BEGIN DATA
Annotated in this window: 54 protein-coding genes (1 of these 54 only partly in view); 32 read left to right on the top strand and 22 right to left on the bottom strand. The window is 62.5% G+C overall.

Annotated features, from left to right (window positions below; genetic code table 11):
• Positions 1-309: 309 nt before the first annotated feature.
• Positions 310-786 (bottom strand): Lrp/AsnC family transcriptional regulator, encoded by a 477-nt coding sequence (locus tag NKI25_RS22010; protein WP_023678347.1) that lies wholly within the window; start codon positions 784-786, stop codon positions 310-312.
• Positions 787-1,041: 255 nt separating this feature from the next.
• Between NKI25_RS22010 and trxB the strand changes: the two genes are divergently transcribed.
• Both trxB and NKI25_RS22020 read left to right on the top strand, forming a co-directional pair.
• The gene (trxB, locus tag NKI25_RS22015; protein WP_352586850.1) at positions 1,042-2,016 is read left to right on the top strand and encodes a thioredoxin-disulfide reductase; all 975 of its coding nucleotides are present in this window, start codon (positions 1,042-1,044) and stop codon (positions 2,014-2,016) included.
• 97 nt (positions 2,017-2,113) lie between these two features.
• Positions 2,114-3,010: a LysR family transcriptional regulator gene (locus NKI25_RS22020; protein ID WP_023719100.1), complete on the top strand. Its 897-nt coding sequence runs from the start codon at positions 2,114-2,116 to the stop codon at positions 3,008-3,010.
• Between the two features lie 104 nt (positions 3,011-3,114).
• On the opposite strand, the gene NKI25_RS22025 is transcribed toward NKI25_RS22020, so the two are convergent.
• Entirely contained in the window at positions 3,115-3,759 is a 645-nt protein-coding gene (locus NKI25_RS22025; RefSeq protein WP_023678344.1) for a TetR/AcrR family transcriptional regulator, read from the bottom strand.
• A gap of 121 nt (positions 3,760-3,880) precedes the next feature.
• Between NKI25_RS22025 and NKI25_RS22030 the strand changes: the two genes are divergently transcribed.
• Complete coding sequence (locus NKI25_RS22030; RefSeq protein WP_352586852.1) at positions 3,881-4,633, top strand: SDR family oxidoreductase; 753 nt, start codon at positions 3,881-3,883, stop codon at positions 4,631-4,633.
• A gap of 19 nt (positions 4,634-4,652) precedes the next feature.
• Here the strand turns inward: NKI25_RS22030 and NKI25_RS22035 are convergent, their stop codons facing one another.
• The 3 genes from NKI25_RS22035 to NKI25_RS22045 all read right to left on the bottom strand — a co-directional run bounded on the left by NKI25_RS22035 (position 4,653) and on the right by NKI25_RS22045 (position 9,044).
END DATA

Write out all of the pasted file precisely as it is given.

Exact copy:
Annotated in this window: 54 protein-coding genes (1 of these 54 only partly in view); 32 read left to right on the top strand and 22 right to left on the bottom strand. The window is 62.5% G+C overall.

Annotated features, from left to right (window positions below; genetic code table 11):
• Positions 1-309: 309 nt before the first annotated feature.
• Positions 310-786 (bottom strand): Lrp/AsnC family transcriptional regulator, encoded by a 477-nt coding sequence (locus tag NKI25_RS22010; protein WP_023678347.1) that lies wholly within the window; start codon positions 784-786, stop codon positions 310-312.
• Positions 787-1,041: 255 nt separating this feature from the next.
• Between NKI25_RS22010 and trxB the strand changes: the two genes are divergently transcribed.
• Both trxB and NKI25_RS22020 read left to right on the top strand, forming a co-directional pair.
• The gene (trxB, locus tag NKI25_RS22015; protein WP_352586850.1) at positions 1,042-2,016 is read left to right on the top strand and encodes a thioredoxin-disulfide reductase; all 975 of its coding nucleotides are present in this window, start codon (positions 1,042-1,044) and stop codon (positions 2,014-2,016) included.
• 97 nt (positions 2,017-2,113) lie between these two features.
• Positions 2,114-3,010: a LysR family transcriptional regulator gene (locus NKI25_RS22020; protein ID WP_023719100.1), complete on the top strand. Its 897-nt coding sequence runs from the start codon at positions 2,114-2,116 to the stop codon at positions 3,008-3,010.
• Between the two features lie 104 nt (positions 3,011-3,114).
• On the opposite strand, the gene NKI25_RS22025 is transcribed toward NKI25_RS22020, so the two are convergent.
• Entirely contained in the window at positions 3,115-3,759 is a 645-nt protein-coding gene (locus NKI25_RS22025; RefSeq protein WP_023678344.1) for a TetR/AcrR family transcriptional regulator, read from the bottom strand.
• A gap of 121 nt (positions 3,760-3,880) precedes the next feature.
• Between NKI25_RS22025 and NKI25_RS22030 the strand changes: the two genes are divergently transcribed.
• Complete coding sequence (locus NKI25_RS22030; RefSeq protein WP_352586852.1) at positions 3,881-4,633, top strand: SDR family oxidoreductase; 753 nt, start codon at positions 3,881-3,883, stop codon at positions 4,631-4,633.
• A gap of 19 nt (positions 4,634-4,652) precedes the next feature.
• Here the strand turns inward: NKI25_RS22030 and NKI25_RS22035 are convergent, their stop codons facing one another.
• The 3 genes from NKI25_RS22035 to NKI25_RS22045 all read right to left on the bottom strand — a co-directional run bounded on the left by NKI25_RS22035 (position 4,653) and on the right by NKI25_RS22045 (position 9,044).